Any gamer who’s fond of etcentric, Japanese games knows that Atlus loves us. The company has been working for years on games that other companies would probably never touch for one reason or another. Case in point is the Etrian Odyssey series, which is delightfully retro and Nintendo hard. Atlus has unfailingly brought over each installment without hesistation, guaranteeing that those among us will always have a challenge. In fact, Etrian Odyssey IV: Legends of the Titan is coming on February 26, 2013 to the 3DS.
GamerTell recently was able to speak to the Atlus, in particular PR Manager Alex Armour, about Etrian Odyssey IV and we can’t wait to share what we’ve learned.
GamerTell: Let’s start this off by giving people an idea of what they’re getting into in Etrian Odyssey IV. How does the game begin and why are people going into this dungeon?
Atlus: The game starts off with you as an unknown explorer hungry for fame and fortune, answering a call put out by the government of Tharsis, which up to that point is a lot like the intros to the first three games. But where Etrian Odyssey IV starts to be its own thing is that the Outland Count sponsoring these expeditions doesn’t want you to explore a mysterious dungeon specifically. The goal for the Count is to journey to the far-off tree of Yggdrasil, which has been visible for centuries but no one has ever managed to reach.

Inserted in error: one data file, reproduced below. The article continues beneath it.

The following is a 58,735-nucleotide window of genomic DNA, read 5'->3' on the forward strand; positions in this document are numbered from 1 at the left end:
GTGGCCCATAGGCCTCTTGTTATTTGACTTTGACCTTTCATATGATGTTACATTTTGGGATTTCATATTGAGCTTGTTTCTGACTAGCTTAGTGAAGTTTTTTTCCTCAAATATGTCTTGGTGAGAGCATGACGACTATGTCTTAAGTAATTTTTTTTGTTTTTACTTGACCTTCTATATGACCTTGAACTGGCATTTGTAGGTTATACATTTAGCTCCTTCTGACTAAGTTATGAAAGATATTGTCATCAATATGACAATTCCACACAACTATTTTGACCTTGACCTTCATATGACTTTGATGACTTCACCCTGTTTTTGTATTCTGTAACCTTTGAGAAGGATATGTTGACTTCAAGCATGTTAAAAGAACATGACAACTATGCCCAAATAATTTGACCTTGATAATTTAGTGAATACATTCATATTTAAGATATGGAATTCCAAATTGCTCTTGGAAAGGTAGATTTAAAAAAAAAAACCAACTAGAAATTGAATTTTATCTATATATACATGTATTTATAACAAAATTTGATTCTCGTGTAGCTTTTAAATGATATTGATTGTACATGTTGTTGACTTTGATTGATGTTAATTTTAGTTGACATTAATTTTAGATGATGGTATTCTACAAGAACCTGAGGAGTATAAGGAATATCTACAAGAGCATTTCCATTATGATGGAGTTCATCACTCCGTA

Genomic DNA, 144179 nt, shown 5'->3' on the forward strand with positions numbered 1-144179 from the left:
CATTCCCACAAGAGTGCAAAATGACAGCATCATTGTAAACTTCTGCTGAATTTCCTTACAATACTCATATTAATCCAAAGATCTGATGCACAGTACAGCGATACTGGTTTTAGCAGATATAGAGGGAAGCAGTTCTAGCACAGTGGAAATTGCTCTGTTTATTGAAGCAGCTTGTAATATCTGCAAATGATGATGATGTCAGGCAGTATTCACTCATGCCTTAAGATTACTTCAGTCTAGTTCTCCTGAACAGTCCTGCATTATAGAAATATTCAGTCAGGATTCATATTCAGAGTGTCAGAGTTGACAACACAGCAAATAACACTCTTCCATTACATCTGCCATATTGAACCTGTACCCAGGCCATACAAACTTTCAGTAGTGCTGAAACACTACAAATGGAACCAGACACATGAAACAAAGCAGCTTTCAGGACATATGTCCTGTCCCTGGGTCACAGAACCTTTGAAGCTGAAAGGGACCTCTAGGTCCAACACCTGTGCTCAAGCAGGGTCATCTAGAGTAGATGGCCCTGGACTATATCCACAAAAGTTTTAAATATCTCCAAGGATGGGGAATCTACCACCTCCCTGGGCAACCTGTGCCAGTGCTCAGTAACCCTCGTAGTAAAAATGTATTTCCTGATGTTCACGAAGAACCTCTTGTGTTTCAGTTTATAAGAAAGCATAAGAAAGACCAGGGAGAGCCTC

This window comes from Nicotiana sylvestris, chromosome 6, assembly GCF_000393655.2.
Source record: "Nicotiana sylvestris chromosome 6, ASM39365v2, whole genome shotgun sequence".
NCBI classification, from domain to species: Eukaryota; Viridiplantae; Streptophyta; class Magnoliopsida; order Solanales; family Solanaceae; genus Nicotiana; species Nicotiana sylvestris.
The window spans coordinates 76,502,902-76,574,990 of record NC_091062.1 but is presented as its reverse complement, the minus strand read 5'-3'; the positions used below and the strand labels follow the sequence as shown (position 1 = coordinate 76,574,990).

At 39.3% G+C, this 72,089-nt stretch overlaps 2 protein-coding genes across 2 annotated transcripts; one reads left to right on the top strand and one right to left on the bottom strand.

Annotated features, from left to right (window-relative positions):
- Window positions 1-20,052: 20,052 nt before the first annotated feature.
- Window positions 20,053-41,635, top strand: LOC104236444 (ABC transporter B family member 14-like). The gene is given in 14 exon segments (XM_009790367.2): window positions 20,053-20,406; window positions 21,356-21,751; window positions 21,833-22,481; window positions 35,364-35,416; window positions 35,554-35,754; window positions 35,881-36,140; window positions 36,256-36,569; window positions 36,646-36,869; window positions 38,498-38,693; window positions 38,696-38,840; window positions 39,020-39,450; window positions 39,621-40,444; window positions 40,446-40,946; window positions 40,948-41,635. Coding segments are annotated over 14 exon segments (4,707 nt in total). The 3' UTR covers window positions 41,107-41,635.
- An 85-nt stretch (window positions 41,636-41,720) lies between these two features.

What you have to do to get there is to board the skyship you gain from your first mini-adventure and set out across the lands, getting closer little by little to Yggdrasil. The structure of the game and the way you explore the multiple labyrinths is a lot more driven by events than previous games, which were all about going as deep (or as high, in EOII’s case) as you could in a single dungeon.
Atlus: Right off the bat there’s seven, Landsknecht, Fortress, Medic, Sniper, Nightseeker, Dancer, and Runemaster, with three more becoming available through the course of the story. Our favorite of those initial seven is the Dancer, since they can fulfill a lot of different roles depending on how you want to build them. Depending on the choices you make in spending your skill points, your Dancer can be a badass front-line attacker who can do six or seven attacks in a good round; a pure support character that keeps the party’s HP topped up in between attack and defense buffs; or a good jack-of-all-trades class to let the rest of your party focus on doing their own thing.
GamerTell: What would you say is a balanced beginner party for Etrian Odyssey IV?
Atlus: We think as long as you choose five different classes, it’s hard to build a party that can’t hold their own, but for beginners, we’d recommend a Landsknecht, Fortress, Medic, Sniper, and Runemaster. It’s not the fanciest or most fun party, but each of those five has a clearly identifiable role that it’s easy for first-time players to understand how they would fit together.
GamerTell: When you’re localizing Etrian Odyssey IV, how much of the process is direct translation and how much is localization?
Atlus: Half and half (or, depending how you look at it, all and all). The translation team who does the direct translation takes the first crack at the files and then the editors do a pass of the translated files for style and formatting within the given character limit. There’s probably not a sentence in the game that wasn’t edited at least a little bit, since we’re aiming for a very specific style of narration and dialogue in the Etrian Odyssey games.